This is by far and away the best version of this film that I have seen. It is still a little washed out in places but the restored tinting helps to minimize that. Most of the print is sharp and clear with the stylised details quite vivid especially in the ghetto scenes. The newly composed soundtrack by Aljoscha Zimmermann incorporates Jewish melodies with folk dance material and is very effective. This is one of four new releases in Kino's German Horror Classics series that also features authorized versions of CABINET OF DR CALIGARI (a knockout), NOSFERATU, and the rarely seen WAXWORKS. They can be obtained seperately or all together in a box set. If you are one of the ever growing number of silent movie fans then this movie, indeed this set, is a must.
on October 26, 2004
In considering silent films to be shown in our church sanctuary accompanied by pipe organ, I recommended this film because of the weighty issues it exposes. The "Frankenstein" theme--humankind's limitations in controlling life we create--is more relevant today than in 16th century Prague or 19th century England. Genetic manipulation brings forth moral, ethical, and religious questions. But there is much more to "Der Golem".
One of the fascinating subtleties of this film is the use of symbolic imagery. For instance, note that the six-pointed Star of David is used when religious practices are depicted and five-pointed stars are used for occult practices. The Burtonesque structures that seem on the verge of keeling over imbue the ghetto with a vague sense of unease and disjointedness that mirrors the social disconnectedness of the golem. Themes of redemption, purity, reconciliation, and childlike belief are evident. I was also impressed by the respectful treatment of the Jews and their religious practices in this film.
The intensely emotional expressions in the clay face of the golem convincingly portray the wrenching and rending of the fabric of a personality that longs to live and move among humans and will never be able to do so. The golem is never portrayed as evil himself, but rather as the product of, in modern terms, bad genes and emotional deprivation. I do not consider this to be a true horror film, because I think it was intended, through the portrait of a "lost soul", to cause viewers examine their own perceptions of themselves and others.
I orignally gave four stars because of the lousy score in the Gotham Distribution release, which is a ten- or fifteen-minute loop of music that is totally inappropriate to the scenarios. I have since purchased the Kino release and found the score to be sensitive to the emotional breadth of the movie and evocative of Jewish ghetto life, the frivolity of the court, and nuances of scene through use of musical motifs. I still hope to someday see this film accompanied by a world-class organist on a world-class organ.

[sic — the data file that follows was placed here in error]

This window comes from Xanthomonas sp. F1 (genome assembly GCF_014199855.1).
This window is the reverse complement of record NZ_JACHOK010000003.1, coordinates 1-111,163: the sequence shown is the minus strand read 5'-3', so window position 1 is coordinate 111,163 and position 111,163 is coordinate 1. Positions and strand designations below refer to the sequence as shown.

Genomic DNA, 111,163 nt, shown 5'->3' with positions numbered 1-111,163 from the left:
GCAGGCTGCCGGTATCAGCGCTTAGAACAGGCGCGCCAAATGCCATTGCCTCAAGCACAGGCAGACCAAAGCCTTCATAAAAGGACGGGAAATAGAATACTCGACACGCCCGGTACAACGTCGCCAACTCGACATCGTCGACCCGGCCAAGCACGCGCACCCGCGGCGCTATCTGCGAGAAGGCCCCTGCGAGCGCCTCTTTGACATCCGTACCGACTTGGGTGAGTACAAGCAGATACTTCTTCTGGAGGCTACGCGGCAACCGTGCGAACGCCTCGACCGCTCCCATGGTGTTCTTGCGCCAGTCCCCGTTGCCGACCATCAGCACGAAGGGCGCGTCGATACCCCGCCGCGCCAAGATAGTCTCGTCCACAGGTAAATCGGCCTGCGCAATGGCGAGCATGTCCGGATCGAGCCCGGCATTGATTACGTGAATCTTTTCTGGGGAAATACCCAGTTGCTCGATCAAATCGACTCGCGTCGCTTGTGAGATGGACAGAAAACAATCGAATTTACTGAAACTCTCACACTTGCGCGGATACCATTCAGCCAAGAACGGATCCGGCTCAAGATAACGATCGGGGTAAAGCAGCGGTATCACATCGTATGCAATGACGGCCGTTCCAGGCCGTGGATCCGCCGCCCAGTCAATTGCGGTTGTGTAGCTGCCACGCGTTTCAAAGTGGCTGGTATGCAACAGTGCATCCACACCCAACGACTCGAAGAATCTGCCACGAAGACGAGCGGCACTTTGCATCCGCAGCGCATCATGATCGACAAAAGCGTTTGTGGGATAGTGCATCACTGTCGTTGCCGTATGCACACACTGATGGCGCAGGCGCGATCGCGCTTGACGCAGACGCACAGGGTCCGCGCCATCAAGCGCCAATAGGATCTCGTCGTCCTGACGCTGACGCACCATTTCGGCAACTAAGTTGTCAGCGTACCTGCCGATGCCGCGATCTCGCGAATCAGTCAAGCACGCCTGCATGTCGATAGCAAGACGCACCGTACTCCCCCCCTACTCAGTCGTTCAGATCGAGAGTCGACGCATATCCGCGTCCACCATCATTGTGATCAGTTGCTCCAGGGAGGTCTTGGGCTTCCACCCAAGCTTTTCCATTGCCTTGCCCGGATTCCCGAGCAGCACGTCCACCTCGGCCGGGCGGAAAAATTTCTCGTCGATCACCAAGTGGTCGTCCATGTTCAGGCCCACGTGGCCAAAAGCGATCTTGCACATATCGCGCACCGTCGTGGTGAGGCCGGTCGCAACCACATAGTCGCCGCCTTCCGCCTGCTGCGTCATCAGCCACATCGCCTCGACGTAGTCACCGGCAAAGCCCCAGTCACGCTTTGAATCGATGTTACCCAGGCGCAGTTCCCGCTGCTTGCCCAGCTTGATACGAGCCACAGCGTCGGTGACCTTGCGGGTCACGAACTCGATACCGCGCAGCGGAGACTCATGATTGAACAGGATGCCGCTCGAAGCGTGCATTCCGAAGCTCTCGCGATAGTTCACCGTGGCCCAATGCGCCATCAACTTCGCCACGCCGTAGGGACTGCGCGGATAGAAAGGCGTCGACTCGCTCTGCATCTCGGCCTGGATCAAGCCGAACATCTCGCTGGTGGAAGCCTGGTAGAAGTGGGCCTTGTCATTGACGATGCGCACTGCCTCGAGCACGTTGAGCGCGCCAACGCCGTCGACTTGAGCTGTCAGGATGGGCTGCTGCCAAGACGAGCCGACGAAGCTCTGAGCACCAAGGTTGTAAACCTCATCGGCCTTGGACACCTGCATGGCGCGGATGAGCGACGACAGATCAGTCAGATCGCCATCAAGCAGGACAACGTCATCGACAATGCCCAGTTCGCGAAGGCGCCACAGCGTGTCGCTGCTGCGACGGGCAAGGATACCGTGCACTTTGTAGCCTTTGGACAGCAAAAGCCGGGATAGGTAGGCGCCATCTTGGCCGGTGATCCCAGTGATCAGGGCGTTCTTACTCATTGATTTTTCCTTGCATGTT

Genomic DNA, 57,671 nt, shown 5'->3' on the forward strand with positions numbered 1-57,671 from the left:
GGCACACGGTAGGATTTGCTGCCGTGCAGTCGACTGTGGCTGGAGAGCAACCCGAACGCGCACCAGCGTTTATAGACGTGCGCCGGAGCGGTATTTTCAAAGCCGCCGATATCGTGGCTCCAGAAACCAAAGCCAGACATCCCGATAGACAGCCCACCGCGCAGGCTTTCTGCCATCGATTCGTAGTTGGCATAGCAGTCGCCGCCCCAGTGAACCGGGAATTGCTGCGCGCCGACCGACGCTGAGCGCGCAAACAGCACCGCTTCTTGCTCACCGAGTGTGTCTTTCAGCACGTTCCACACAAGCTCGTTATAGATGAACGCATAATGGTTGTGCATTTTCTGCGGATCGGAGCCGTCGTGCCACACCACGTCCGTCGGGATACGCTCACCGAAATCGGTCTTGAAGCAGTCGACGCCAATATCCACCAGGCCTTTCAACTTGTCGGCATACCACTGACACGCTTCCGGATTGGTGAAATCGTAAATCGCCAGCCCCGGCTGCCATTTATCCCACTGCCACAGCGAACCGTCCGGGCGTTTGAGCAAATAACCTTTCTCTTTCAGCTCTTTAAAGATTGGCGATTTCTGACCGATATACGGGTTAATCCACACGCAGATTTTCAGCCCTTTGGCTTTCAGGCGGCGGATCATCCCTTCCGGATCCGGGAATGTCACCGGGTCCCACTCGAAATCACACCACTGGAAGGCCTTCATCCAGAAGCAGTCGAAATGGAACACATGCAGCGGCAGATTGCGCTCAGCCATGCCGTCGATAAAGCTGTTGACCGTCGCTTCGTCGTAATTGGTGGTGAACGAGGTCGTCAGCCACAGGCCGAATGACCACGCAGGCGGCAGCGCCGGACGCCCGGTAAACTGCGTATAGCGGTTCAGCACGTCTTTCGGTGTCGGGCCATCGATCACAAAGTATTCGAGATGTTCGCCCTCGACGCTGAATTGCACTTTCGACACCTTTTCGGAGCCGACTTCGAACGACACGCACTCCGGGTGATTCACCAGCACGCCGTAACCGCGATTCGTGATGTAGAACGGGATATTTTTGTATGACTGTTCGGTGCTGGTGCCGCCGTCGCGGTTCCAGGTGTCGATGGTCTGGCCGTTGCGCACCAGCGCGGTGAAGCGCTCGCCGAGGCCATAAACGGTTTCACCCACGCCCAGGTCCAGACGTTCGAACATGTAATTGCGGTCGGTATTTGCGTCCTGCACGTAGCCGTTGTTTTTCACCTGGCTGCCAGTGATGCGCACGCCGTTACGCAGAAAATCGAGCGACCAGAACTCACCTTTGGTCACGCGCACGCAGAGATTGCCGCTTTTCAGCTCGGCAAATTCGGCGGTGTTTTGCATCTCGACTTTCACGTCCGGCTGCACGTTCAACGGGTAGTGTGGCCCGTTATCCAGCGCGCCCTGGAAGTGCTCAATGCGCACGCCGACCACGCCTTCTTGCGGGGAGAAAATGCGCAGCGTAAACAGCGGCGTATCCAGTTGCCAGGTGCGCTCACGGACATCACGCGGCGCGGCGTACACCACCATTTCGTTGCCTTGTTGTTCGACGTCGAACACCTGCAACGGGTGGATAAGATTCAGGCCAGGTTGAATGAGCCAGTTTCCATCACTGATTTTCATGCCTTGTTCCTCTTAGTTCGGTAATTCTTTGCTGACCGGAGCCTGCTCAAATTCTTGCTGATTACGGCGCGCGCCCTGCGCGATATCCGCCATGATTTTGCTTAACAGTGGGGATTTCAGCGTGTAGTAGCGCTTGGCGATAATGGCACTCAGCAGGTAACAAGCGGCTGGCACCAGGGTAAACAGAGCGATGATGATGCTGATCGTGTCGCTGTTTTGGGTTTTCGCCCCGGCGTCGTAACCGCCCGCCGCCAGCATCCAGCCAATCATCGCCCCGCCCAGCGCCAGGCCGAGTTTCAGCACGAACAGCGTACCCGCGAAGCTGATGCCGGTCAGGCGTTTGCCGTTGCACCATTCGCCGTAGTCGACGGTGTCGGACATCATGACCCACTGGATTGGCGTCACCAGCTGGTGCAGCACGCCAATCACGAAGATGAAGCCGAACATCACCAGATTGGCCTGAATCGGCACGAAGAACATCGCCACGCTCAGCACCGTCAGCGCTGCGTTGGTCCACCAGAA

"The Golem: How He Came into The World" (1920) is the only extant film in Paul Wegener's Golem trilogy, which was the first horror series in cinema. "The Golem" (1915) and "The Golem and the Dancing Girl" (1917) did not survive, but that doesn't matter in viewing the third film, because "How He Came into The World" is a prequel, not a sequel. It retells the most famous Golem story, inspired by the 16th century Jewish legend of a monster made of clay and brought to life to protect the persecuted Jews of Prague. Paul Wegener wrote, co-directed, and played the Golem himself.
The mystical Rabbi Low (Albert Steinruck), spiritual leader of the Jewish community in Prague, foresees disaster for his people. A decree from the Emperor follows shortly, accusing Jews of practicing Black Magic and ordering them evacuate the Jewish quarter. Low pursues a diplomatic solution by seeking an audience with the Emperor (Otto Gebuhr), whom he has served in the past. But he also constructs a giant creature of clay, whom he brings to life through magic to be his servant and save the Jews if necessary. Meanwhile, the Emperor's envoy Knight Florian (Lothar Muthel) is charmed by Low's daughter Miriam (Lyda Salmonova).
"The Golem" waits until very late in the film to create tension. It doesn't get into full gear until the Golem becomes disobedient and Florian and Miriam's relationship heats up. There seems not to have been any attempt to pace the film, but it's only 86 minutes long. The sets are elaborate, both indoors and in the streets of the Jewish quarter. I found myself trying to make out the background detail during the Emperor's Rose Festival. Whatever is on that wall is fascinating. I was also impressed by the technical ability to project one film almost seamlessly into another during the same sequence.
Thematically, the story seems muddled. Although it is ultimately sympathetic to the Jews, who are the film's main characters, the gentiles' fear of them is, at least in part, justified. The Jews are accused of practicing black magic. And what does the Rabbi do but bring an uncontrollable menace to life through pagan magic? Of course, the story of the Golem is a cautionary tale and a reflection on the implications of hubris and violence. This film's ambitions are more circumscribed. We don't see enough of the Golem or know enough about the characters to get more sophisticated than a simple morality play and horror movie, but it's entertaining.